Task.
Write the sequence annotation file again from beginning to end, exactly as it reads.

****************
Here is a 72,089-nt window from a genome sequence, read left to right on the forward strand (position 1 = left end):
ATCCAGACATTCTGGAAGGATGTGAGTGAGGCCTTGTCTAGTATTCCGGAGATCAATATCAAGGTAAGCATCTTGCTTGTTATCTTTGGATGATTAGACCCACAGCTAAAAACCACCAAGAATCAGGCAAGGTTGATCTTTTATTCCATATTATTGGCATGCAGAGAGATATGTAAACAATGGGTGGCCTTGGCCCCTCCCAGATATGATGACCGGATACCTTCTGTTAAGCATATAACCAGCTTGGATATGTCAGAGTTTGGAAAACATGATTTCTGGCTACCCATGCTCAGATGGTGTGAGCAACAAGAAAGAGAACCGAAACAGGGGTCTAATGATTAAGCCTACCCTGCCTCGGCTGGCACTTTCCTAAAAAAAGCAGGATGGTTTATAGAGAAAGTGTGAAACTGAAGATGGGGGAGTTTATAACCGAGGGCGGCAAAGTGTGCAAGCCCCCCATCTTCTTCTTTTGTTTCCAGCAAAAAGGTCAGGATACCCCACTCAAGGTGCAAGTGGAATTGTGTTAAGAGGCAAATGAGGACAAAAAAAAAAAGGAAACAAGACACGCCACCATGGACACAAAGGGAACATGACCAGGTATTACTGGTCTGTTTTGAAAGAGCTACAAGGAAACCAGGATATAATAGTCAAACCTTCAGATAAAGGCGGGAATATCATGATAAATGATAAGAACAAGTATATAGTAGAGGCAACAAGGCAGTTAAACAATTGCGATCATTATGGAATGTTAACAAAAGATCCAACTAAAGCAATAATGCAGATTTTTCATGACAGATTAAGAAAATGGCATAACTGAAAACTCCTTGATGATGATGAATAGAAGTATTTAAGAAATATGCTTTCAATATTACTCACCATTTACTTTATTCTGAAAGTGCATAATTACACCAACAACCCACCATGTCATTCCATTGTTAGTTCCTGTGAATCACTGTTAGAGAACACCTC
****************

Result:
Here is a 72,089-nt window from a genome sequence, read left to right on the forward strand (position 1 = left end):
ATCCAGACATTCTGGAAGGATGTGAGTGAGGCCTTGTCTAGTATTCCGGAGATCAATATCAAGGTAAGCATCTTGCTTGTTATCTTTGGATGATTAGACCCACAGCTAAAAACCACCAAGAATCAGGCAAGGTTGATCTTTTATTCCATATTATTGGCATGCAGAGAGATATGTAAACAATGGGTGGCCTTGGCCCCTCCCAGATATGATGACCGGATACCTTCTGTTAAGCATATAACCAGCTTGGATATGTCAGAGTTTGGAAAACATGATTTCTGGCTACCCATGCTCAGATGGTGTGAGCAACAAGAAAGAGAACCGAAACAGGGGTCTAATGATTAAGCCTACCCTGCCTCGGCTGGCACTTTCCTAAAAAAAGCAGGATGGTTTATAGAGAAAGTGTGAAACTGAAGATGGGGGAGTTTATAACCGAGGGCGGCAAAGTGTGCAAGCCCCCCATCTTCTTCTTTTGTTTCCAGCAAAAAGGTCAGGATACCCCACTCAAGGTGCAAGTGGAATTGTGTTAAGAGGCAAATGAGGACAAAAAAAAAAAGGAAACAAGACACGCCACCATGGACACAAAGGGAACATGACCAGGTATTACTGGTCTGTTTTGAAAGAGCTACAAGGAAACCAGGATATAATAGTCAAACCTTCAGATAAAGGCGGGAATATCATGATAAATGATAAGAACAAGTATATAGTAGAGGCAACAAGGCAGTTAAACAATTGCGATCATTATGGAATGTTAACAAAAGATCCAACTAAAGCAATAATGCAGATTTTTCATGACAGATTAAGAAAATGGCATAACTGAAAACTCCTTGATGATGATGAATAGAAGTATTTAAGAAATATGCTTTCAATATTACTCACCATTTACTTTATTCTGAAAGTGCATAATTACACCAACAACCCACCATGTCATTCCATTGTTAGTTCCTGTGAATCACTGTTAGAGAACACCTC